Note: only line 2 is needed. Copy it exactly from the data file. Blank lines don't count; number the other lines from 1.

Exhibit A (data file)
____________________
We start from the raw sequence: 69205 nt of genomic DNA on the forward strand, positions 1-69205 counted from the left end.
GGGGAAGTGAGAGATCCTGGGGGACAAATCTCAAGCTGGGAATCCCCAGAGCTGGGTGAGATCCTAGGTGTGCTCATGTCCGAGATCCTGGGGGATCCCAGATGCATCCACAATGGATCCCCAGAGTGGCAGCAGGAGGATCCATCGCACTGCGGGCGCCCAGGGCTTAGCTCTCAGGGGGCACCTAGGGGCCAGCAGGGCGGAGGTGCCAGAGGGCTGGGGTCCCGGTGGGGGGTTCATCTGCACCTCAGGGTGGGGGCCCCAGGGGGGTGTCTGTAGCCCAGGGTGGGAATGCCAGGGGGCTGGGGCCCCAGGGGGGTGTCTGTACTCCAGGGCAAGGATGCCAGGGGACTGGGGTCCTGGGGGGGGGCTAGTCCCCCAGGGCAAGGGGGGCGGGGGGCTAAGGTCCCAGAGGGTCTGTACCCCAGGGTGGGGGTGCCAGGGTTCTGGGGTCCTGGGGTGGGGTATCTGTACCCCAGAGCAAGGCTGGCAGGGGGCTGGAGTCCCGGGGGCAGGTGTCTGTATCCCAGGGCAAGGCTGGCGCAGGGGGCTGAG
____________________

GGGGAAGTGAGAGATCCTGGGGGACAAATCTCAAGCTGGGAATCCCCAGAGCTGGGTGAGATCCTAGGTGTGCTCATGTCCGAGATCCTGGGGGATCCCAGATGCATCCACAATGGATCCCCAGAGTGGCAGCAGGAGGATCCATCGCACTGCGGGCGCCCAGGGCTTAGCTCTCAGGGGGCACCTAGGGGCCAGCAGGGCGGAGGTGCCAGAGGGCTGGGGTCCCGGTGGGGGGTTCATCTGCACCTCAGGGTGGGGGCCCCAGGGGGGTGTCTGTAGCCCAGGGTGGGAATGCCAGGGGGCTGGGGCCCCAGGGGGGTGTCTGTACTCCAGGGCAAGGATGCCAGGGGACTGGGGTCCTGGGGGGGGGCTAGTCCCCCAGGGCAAGGGGGGCGGGGGGCTAAGGTCCCAGAGGGTCTGTACCCCAGGGTGGGGGTGCCAGGGTTCTGGGGTCCTGGGGTGGGGTATCTGTACCCCAGAGCAAGGCTGGCAGGGGGCTGGAGTCCCGGGGGCAGGTGTCTGTATCCCAGGGCAAGGCTGGCGCAGGGGGCTGAG